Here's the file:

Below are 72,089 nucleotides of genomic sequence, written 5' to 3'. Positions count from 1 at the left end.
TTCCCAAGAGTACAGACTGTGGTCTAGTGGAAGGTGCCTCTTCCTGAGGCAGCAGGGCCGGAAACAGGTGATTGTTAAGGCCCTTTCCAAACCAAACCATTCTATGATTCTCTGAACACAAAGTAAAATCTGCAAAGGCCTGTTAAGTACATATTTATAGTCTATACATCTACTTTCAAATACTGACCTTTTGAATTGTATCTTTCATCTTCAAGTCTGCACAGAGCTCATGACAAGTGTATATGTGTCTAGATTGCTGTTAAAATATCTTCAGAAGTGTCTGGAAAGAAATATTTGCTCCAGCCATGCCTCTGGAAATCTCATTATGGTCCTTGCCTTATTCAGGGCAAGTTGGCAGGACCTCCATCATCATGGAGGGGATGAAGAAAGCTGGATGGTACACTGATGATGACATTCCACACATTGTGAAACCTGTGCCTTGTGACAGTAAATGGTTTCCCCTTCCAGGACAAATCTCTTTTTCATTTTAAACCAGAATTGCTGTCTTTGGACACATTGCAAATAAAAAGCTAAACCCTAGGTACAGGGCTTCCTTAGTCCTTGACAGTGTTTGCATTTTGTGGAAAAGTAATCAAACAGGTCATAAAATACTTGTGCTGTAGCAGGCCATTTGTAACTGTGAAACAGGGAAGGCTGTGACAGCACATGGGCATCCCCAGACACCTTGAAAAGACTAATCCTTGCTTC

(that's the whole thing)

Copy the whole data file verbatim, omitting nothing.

Below are 72,089 nucleotides of genomic sequence, written 5' to 3'. Positions count from 1 at the left end.
TTCCCAAGAGTACAGACTGTGGTCTAGTGGAAGGTGCCTCTTCCTGAGGCAGCAGGGCCGGAAACAGGTGATTGTTAAGGCCCTTTCCAAACCAAACCATTCTATGATTCTCTGAACACAAAGTAAAATCTGCAAAGGCCTGTTAAGTACATATTTATAGTCTATACATCTACTTTCAAATACTGACCTTTTGAATTGTATCTTTCATCTTCAAGTCTGCACAGAGCTCATGACAAGTGTATATGTGTCTAGATTGCTGTTAAAATATCTTCAGAAGTGTCTGGAAAGAAATATTTGCTCCAGCCATGCCTCTGGAAATCTCATTATGGTCCTTGCCTTATTCAGGGCAAGTTGGCAGGACCTCCATCATCATGGAGGGGATGAAGAAAGCTGGATGGTACACTGATGATGACATTCCACACATTGTGAAACCTGTGCCTTGTGACAGTAAATGGTTTCCCCTTCCAGGACAAATCTCTTTTTCATTTTAAACCAGAATTGCTGTCTTTGGACACATTGCAAATAAAAAGCTAAACCCTAGGTACAGGGCTTCCTTAGTCCTTGACAGTGTTTGCATTTTGTGGAAAAGTAATCAAACAGGTCATAAAATACTTGTGCTGTAGCAGGCCATTTGTAACTGTGAAACAGGGAAGGCTGTGACAGCACATGGGCATCCCCAGACACCTTGAAAAGACTAATCCTTGCTTC